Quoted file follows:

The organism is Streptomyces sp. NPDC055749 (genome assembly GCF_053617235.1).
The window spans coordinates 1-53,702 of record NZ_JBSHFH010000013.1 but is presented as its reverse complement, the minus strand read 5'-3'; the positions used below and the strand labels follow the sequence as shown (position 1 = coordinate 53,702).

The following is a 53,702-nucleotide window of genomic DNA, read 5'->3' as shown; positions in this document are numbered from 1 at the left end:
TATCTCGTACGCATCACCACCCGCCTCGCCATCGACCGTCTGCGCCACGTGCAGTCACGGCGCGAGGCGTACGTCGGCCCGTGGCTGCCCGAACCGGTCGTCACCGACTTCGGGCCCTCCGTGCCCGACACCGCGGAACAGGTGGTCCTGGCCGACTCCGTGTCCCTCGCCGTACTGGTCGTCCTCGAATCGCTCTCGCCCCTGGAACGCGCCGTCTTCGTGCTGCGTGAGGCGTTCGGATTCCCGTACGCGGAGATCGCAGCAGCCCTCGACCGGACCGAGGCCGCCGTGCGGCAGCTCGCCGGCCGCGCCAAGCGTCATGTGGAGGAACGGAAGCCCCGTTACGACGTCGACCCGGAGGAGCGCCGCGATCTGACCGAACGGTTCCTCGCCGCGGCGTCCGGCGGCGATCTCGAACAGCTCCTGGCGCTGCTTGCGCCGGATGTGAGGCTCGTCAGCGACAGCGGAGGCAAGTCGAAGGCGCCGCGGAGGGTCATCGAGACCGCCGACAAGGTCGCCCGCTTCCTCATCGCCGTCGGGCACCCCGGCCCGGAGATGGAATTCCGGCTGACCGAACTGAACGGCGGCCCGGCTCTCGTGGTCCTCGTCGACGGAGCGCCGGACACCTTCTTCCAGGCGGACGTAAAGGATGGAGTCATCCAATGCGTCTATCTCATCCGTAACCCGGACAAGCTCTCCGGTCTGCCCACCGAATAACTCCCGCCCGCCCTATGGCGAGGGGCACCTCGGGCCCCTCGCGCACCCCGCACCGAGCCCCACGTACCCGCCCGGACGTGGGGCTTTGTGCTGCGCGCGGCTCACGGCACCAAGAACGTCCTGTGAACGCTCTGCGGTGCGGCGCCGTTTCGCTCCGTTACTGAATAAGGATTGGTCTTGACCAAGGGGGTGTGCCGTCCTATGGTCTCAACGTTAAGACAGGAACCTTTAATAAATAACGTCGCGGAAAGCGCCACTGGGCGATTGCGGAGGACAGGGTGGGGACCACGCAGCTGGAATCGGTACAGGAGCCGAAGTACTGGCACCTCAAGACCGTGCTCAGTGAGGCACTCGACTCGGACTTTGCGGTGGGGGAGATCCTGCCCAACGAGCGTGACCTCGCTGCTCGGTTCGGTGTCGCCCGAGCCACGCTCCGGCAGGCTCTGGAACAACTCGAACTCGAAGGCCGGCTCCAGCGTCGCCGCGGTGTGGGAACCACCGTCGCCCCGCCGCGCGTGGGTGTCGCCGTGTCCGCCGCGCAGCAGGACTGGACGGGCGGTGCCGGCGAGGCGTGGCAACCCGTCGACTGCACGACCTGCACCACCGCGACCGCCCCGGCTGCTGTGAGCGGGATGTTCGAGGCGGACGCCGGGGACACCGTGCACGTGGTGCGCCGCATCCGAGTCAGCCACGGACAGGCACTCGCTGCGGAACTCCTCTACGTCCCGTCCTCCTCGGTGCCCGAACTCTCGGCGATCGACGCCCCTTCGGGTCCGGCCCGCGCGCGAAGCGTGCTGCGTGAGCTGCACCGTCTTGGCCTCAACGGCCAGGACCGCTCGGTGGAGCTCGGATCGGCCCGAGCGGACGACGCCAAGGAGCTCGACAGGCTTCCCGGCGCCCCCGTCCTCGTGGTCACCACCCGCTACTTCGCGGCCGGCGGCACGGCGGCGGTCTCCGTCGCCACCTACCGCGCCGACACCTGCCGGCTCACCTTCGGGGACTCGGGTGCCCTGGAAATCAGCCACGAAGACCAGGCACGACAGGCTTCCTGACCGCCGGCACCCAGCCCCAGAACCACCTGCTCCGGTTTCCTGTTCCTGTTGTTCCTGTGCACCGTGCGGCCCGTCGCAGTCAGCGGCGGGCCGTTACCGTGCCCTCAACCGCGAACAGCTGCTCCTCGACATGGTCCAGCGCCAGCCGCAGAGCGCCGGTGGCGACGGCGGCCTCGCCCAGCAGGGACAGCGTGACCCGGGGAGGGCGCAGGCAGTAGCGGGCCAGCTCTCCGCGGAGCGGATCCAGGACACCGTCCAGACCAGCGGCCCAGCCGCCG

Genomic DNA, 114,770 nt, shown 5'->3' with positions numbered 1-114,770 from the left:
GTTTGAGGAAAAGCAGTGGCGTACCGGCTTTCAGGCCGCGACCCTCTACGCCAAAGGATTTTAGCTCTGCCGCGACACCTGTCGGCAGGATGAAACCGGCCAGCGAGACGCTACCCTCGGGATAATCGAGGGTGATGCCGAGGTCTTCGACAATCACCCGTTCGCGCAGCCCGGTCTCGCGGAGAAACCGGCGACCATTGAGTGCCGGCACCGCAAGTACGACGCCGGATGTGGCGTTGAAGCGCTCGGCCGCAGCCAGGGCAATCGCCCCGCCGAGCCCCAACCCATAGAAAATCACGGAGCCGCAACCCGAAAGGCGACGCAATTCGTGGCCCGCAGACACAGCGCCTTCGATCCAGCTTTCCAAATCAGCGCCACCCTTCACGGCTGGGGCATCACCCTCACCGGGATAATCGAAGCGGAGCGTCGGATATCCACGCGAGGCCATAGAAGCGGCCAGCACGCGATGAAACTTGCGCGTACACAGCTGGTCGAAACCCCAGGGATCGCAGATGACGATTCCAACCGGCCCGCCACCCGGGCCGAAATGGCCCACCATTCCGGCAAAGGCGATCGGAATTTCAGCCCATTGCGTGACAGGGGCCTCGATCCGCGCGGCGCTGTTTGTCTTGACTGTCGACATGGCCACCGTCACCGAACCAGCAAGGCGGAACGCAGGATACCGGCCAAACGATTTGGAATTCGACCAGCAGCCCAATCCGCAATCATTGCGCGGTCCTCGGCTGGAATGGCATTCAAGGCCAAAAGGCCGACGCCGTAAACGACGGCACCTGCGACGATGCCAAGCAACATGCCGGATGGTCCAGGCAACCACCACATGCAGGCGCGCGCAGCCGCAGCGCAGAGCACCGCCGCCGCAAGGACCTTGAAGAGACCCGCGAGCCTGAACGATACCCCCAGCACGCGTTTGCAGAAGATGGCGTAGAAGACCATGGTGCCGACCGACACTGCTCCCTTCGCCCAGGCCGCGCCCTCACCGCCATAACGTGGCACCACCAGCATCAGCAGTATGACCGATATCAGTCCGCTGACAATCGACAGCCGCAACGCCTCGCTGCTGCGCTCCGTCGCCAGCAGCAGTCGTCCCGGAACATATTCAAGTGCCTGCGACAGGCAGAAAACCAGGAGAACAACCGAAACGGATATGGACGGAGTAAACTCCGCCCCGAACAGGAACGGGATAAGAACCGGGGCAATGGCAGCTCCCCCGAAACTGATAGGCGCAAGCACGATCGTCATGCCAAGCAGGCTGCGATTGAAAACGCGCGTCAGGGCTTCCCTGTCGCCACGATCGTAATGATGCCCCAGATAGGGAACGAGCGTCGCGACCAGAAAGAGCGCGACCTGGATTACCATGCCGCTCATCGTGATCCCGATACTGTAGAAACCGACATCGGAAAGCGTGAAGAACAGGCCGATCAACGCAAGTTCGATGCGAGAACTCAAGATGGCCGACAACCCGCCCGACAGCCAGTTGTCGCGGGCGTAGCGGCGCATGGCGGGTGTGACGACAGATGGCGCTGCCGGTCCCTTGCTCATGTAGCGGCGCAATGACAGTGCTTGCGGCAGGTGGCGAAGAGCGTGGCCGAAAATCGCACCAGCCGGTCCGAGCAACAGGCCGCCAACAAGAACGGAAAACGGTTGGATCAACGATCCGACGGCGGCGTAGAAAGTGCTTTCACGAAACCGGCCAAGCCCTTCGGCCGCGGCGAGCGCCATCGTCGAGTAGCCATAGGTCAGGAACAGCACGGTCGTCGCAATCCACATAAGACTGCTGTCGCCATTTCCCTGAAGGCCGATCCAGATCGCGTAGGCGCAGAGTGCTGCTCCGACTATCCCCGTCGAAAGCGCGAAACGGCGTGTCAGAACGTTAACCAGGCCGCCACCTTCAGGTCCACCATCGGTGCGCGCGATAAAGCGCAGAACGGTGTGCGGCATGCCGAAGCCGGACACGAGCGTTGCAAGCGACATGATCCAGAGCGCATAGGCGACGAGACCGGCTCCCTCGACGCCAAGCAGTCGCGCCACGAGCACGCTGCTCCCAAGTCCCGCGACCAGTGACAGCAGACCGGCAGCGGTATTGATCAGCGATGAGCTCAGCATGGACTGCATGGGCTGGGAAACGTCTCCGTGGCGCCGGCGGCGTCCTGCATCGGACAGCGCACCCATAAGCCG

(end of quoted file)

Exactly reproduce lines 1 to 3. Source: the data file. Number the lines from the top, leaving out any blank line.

The organism is Streptomyces sp. NPDC055749 (genome assembly GCF_053617235.1).
The window spans coordinates 1-53,702 of record NZ_JBSHFH010000013.1 but is presented as its reverse complement, the minus strand read 5'-3'; the positions used below and the strand labels follow the sequence as shown (position 1 = coordinate 53,702).

The following is a 53,702-nucleotide window of genomic DNA, read 5'->3' as shown; positions in this document are numbered from 1 at the left end: